Have you ever finished a book, and couldn’t decide how you felt about it? The book itself wasn’t confusing – the plot and characters were laid out nicely, it was written well, and had a satisfying enough conclusion. The uncertainty lies within your own reaction to the story. I think that Grant Morrison excels at provoking this response from his readers. As the reader, you can’t decide if you love the book, hate it, or need to go back and read it over again.
We3 is the story of three biorgs (bionic organisms), a dog (codename: 1), a cat (codename: 2), and a rabbit (codename: 3). These animals have been fitted with bionic weaponized suits. After taking out a high priority military target, their program is decommissioned, and the animals are slated to be… disposed of. “Dee-comm-ish?” asks 1, tilting his head to the side. “No. Grass. Eat. Now. Eat.” replies 3, who is more concerned with his lack of dinner. (Oh, did I mention that the technology enables the animals to talk?) The animals’ keeper, Dr. Berry, can’t bring herself to destroy her research, and lets the trio loose. Without their regular medical treatments and injections from the lab, the three are living on borrowed time, anyway.
The premise/reasoning behind the Animal Weapons Three’s development is similar to the pro-arguments for drones. All the destruction of warfare, but subtracting the human soldier casualties from the equation (for your own side of the battle, anyway). The three “lack the fear of death that sets limits on human behavior.” (I found myself thinking of the drones in Iron Man 2…) But as in most technological tales, not everything works out according to plan.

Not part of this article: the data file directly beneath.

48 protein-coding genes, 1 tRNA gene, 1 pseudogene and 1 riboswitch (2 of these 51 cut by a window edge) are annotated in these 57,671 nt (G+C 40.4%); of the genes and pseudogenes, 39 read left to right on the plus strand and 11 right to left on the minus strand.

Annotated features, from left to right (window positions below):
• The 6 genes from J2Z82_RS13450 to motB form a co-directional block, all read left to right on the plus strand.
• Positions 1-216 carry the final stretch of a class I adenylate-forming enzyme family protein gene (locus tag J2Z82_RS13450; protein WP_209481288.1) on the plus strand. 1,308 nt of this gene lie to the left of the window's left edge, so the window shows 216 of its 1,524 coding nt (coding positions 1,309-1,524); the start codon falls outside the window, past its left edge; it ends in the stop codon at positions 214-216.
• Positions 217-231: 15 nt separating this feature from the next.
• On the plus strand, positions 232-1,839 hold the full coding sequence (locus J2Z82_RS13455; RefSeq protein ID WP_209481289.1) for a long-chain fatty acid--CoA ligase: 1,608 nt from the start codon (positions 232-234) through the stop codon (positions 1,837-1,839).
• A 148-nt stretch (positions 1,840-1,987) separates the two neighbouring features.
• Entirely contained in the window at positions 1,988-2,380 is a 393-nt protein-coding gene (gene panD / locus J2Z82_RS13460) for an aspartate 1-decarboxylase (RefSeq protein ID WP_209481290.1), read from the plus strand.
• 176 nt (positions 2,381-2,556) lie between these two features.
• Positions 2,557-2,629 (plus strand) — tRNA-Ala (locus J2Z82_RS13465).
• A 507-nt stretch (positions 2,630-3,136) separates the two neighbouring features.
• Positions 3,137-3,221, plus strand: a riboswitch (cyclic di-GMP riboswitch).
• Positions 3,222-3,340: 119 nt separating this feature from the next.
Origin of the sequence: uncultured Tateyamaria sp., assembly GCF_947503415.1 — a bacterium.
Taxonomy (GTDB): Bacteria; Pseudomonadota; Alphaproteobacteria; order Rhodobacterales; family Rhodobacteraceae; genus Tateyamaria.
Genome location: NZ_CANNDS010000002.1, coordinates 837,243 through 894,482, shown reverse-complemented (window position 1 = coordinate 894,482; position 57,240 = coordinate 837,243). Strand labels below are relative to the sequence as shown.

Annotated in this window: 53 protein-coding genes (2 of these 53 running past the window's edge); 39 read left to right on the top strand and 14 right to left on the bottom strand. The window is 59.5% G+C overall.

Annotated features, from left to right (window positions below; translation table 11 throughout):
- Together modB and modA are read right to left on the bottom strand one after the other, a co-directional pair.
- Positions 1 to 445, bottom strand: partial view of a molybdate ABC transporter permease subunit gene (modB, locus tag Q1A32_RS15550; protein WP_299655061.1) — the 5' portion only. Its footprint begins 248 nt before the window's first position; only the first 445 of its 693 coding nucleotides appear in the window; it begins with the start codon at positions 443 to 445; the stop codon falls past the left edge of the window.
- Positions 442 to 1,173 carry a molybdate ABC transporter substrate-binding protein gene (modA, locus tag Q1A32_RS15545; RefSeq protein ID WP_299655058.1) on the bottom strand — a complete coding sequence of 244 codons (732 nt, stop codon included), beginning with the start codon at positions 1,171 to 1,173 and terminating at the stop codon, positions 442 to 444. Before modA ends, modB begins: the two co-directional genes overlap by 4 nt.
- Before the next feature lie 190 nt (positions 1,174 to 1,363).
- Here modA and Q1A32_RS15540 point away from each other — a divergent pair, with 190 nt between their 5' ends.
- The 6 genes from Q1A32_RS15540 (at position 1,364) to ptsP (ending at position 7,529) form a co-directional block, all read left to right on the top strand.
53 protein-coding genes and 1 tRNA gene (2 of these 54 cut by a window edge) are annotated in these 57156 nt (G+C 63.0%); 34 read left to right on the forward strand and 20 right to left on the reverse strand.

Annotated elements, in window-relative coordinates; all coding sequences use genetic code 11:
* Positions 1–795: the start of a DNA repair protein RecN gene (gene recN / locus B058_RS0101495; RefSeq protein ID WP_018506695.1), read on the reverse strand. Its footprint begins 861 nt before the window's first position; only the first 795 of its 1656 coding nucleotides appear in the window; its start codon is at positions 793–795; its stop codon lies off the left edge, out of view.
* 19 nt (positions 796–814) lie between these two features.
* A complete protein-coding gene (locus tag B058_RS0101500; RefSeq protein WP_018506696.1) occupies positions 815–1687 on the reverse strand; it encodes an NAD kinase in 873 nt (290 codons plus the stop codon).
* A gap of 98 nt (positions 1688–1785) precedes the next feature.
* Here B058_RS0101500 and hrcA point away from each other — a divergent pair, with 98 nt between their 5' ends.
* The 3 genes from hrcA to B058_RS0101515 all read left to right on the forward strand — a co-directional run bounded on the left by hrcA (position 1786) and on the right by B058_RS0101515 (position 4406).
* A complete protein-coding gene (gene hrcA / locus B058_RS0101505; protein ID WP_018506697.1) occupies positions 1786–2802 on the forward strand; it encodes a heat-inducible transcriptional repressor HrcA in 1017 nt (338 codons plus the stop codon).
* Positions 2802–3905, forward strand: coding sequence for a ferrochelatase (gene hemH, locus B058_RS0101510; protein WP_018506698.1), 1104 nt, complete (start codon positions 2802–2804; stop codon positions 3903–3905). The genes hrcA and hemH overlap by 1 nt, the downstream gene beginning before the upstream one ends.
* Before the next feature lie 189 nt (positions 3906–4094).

Grant Morrison wrote this three issue series back in 2004, before drones were everyday news. The ideas presented in the story are still thought-provoking ten years later, or maybe even more so. He crafted a set of characters that I wanted to root for, despite their lack of sympathy or empathy for those surrounding them. It had been a while since I had seen Frank Quitely‘s art on something other than a Batman title – this was a refreshing change of pace. The animals were realistic without being cute, and the technology-fueled warfare is realistic and brutal. (Or at least as realistic as it can be with three animal assassins at the helm of the weapons.)
Mel Lang is a “Book-ologist” (yes, that’s really how her name tag reads) in Topeka, KS. Before moving to Topeka, she managed a comic book store in Wichita, KS for seven years. Leaving the industry was tough, but she is now perfectly content just being a reader and a fan. She lives in Topeka with her husband, Matt, and their spoiled but lovable black lab, Phog.